Get a blank sheet of paper, your favorite pen, tell your inner critic who tries to keep your dreams to manageable size to go and take a break, and start to brainstorm. Brainstorming is about tuning in to those spontaneous thoughts and creative ideas that flow through your head, and not only writing them down but pushing on the boundaries of comfort zones and current ideas. If the ideas that start coming seem impractical or too big don’t dismiss them, write them down. If your mind keeps drifting to other things that need to get done start a list on another sheet of paper and keep going. I find that mind mapping is an effective way of brainstorming for me (more on that in a future article) but whatever your preferred method the more that you practice the easier it will become. I have found on many occasions that the ideas that seem to be the most impossible or too big of a dream often lead me to discover what direction I really want to go in a way that my conscious mind wasn’t aware of. The key is to write without editing first. There is a reason they call it a brainstorm! Creativity is often a much more spatial and lateral than a linear process. Embrace that. You can format the layout, edit wording, or erase things later, your goal is to get what you have in your head out on paper!
3. Make a list
I love lists. Short lists, long lists, color coded highlighted lists. Lists on paper napkins, notebooks, random scraps of paper tucked in whatever book I’m reading, Word documents, Gmail Tasks that pop up with calendar reminders…
Yes, I guess you could say I’m a list nerd. And I’m totally OK with that.
I love the satisfaction of crossing completed items off and I have been known to add an item to my list that I’ve already done just for the visual effect of one more check mark.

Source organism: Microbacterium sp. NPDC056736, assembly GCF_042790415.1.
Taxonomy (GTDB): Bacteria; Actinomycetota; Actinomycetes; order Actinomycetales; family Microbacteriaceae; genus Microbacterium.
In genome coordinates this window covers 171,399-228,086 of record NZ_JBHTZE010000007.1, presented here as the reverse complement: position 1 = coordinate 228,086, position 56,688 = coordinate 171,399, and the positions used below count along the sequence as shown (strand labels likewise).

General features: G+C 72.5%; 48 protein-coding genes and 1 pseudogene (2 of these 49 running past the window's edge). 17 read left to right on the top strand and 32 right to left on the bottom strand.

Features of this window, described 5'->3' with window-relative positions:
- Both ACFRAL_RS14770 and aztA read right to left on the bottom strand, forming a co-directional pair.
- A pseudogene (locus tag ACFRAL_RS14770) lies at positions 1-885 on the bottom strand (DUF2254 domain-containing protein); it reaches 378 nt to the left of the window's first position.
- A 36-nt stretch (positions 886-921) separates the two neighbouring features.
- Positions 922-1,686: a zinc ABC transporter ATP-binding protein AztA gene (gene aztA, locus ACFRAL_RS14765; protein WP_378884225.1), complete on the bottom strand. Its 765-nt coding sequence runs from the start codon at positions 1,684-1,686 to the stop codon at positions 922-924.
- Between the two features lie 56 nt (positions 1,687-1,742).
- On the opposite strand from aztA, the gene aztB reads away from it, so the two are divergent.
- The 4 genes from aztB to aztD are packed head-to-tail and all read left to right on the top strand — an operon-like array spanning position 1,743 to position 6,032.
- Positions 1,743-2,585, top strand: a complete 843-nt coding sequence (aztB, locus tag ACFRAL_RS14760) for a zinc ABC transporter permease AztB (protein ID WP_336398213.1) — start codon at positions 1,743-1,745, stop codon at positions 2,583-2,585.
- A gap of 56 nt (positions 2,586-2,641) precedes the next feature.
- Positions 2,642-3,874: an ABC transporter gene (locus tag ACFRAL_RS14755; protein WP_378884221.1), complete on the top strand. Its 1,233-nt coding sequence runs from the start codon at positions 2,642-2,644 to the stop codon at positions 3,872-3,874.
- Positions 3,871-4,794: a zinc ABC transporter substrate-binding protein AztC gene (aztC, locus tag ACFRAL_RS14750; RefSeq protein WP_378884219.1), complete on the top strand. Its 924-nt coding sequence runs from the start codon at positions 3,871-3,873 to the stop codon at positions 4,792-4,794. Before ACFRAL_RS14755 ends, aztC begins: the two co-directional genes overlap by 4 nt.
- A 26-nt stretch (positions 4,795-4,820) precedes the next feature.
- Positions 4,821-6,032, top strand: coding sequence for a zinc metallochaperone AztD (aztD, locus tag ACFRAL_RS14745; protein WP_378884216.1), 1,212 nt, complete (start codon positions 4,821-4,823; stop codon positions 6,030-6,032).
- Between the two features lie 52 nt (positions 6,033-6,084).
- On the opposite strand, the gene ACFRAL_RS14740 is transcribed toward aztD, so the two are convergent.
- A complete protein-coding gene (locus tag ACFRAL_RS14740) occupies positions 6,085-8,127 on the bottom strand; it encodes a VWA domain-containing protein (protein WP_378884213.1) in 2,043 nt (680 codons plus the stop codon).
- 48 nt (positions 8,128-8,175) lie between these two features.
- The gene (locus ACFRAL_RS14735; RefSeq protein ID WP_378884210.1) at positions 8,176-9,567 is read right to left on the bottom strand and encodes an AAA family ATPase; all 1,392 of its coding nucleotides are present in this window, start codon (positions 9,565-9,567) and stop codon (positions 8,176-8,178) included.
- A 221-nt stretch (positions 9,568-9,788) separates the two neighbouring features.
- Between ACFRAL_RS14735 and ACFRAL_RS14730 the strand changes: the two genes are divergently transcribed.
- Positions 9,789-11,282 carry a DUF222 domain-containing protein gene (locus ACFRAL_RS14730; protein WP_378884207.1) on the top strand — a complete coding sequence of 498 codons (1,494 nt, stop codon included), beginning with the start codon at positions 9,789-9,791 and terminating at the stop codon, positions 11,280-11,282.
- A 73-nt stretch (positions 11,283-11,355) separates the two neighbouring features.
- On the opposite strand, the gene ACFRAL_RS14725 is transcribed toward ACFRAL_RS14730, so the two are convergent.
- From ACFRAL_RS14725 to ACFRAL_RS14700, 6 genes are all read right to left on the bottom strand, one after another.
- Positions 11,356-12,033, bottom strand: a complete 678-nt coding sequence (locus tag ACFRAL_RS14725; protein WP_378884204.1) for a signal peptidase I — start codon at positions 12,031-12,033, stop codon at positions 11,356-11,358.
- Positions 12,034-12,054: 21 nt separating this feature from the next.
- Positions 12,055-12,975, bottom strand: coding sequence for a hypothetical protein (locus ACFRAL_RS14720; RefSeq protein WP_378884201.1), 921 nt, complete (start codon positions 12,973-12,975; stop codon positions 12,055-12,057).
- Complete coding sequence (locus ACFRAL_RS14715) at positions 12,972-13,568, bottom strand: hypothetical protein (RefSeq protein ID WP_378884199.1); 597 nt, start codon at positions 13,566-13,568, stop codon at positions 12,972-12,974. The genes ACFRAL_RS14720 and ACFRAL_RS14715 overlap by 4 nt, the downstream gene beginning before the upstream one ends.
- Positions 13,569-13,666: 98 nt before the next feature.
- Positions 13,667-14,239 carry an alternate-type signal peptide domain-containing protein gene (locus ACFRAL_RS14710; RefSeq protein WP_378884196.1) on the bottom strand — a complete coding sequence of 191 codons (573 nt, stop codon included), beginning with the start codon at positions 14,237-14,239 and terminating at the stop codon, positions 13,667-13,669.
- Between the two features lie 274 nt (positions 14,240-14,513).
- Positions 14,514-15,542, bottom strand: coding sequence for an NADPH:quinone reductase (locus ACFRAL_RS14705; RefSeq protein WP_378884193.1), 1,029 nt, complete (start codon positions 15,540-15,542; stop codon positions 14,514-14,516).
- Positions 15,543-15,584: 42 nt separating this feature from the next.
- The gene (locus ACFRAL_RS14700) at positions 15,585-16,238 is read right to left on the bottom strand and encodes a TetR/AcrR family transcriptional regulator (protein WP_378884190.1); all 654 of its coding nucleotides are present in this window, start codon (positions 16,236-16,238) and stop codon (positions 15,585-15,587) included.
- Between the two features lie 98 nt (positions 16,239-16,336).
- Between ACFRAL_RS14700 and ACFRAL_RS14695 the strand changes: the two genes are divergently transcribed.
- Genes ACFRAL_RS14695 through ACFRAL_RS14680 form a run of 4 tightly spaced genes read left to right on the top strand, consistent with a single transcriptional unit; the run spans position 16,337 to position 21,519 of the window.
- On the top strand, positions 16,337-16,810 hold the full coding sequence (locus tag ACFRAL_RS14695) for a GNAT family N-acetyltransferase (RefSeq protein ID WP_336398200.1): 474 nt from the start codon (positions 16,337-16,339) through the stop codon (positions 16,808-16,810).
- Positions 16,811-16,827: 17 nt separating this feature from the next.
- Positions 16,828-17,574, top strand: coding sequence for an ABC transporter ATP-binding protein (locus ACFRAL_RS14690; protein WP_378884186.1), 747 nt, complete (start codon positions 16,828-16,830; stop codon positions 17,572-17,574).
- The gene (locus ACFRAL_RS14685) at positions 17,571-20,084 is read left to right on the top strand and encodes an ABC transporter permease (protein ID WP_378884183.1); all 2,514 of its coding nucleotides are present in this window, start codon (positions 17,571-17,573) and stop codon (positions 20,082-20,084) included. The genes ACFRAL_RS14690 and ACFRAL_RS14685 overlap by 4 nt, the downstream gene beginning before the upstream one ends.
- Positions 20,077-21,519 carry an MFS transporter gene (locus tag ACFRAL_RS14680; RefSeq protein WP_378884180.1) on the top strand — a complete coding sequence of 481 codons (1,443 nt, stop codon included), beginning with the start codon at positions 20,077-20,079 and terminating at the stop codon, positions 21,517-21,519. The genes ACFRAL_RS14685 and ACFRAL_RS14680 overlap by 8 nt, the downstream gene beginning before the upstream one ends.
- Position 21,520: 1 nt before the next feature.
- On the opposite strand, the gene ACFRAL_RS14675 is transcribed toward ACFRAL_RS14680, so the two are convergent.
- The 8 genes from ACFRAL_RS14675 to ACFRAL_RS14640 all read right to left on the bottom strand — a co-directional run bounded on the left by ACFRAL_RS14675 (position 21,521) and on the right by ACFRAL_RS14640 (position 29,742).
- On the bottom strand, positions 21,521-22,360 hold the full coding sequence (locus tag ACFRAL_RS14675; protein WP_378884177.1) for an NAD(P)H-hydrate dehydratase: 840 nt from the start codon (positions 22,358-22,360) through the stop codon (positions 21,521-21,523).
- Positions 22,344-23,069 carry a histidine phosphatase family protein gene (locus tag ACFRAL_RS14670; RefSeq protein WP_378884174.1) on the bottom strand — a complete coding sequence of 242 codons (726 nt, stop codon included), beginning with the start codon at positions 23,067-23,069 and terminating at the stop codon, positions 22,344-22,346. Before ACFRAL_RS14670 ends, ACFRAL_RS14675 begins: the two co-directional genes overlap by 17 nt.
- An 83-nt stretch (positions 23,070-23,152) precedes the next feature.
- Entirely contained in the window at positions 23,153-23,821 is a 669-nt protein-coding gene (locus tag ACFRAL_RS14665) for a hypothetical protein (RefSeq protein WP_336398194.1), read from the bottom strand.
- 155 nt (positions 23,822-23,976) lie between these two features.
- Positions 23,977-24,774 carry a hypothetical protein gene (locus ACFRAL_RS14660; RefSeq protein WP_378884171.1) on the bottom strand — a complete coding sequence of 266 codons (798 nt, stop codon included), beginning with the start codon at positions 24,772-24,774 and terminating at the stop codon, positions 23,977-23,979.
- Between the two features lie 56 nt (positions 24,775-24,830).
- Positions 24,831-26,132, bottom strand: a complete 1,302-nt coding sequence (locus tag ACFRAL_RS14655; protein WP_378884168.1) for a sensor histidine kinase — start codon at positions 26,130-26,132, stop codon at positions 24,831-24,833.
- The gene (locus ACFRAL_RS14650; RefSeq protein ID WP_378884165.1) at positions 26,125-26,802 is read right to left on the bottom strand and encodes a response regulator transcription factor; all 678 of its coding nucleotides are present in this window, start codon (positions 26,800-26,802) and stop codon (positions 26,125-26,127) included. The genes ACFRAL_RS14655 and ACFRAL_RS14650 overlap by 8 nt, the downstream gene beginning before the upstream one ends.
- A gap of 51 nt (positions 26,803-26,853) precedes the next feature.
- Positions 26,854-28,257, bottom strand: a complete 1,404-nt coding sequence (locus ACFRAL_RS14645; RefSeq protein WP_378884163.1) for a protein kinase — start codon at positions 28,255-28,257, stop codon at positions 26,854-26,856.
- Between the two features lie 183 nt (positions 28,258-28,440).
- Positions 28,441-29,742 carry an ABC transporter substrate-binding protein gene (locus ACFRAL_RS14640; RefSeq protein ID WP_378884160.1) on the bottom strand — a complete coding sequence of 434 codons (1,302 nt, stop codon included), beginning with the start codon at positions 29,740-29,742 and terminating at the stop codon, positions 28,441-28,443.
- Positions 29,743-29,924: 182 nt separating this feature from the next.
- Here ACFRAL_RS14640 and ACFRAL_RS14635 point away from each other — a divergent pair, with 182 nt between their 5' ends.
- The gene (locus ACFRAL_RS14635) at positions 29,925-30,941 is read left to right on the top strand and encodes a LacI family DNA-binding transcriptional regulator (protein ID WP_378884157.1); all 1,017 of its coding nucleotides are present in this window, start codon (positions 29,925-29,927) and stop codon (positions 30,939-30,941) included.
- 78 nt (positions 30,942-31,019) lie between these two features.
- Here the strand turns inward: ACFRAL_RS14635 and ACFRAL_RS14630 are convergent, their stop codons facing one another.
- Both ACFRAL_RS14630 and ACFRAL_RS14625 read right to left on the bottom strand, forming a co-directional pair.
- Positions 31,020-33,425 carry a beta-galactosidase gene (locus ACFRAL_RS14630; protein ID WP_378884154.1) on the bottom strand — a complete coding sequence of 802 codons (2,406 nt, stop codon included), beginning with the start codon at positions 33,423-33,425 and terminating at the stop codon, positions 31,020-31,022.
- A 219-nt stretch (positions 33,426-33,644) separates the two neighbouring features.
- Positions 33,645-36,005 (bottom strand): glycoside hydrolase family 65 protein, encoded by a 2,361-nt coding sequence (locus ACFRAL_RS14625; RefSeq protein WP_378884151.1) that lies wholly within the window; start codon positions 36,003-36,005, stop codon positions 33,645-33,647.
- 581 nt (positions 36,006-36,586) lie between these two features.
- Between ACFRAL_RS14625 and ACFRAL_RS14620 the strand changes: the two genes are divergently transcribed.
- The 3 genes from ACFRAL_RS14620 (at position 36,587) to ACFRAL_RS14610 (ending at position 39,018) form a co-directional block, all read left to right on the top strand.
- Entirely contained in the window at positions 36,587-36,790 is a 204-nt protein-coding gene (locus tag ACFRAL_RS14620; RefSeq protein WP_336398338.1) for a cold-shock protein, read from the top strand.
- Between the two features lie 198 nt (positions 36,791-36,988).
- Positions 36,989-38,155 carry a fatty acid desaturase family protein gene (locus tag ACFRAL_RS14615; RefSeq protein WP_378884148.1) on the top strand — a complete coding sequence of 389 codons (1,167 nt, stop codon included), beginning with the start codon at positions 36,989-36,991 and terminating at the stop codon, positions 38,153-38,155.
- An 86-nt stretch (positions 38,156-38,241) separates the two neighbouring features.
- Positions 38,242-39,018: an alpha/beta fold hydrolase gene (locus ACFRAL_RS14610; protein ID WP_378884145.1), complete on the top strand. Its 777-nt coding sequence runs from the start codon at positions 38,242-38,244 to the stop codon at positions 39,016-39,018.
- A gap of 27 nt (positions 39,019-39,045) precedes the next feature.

Making a list means that you are setting a goal, and setting a goal is the first step towards completing it.
Now that you have a brainstorm of ideas on paper, step back and see if you can take each of them and condense it to a short phrase. While I love brainstorming with actual paper and pen, when I get to the list stage I transfer it to digital form on my laptop so that it’s easier to move things around, change wording or deadlines, or add to the list as more ideas come up. In the next two days as we explore organizing and executing our lists (yes, I’m practicing what I preach right along with you!) you may be surprised at how your list evolves! I’d love to hear from you as you go through the first worksheet below:
- What is your best time of day for creativity? When do you feel least creative?
- As you brainstorm, are you surprised by some of the creative ideas that seemed to pop in your head?
- What were some of the items on your list that were new ideas to you?
Come back later this week when we’ll talk about organizing your list and I’ll share how a shift in the way my husband and I approached mowing our lawn led to a huge change in running our business!All the best,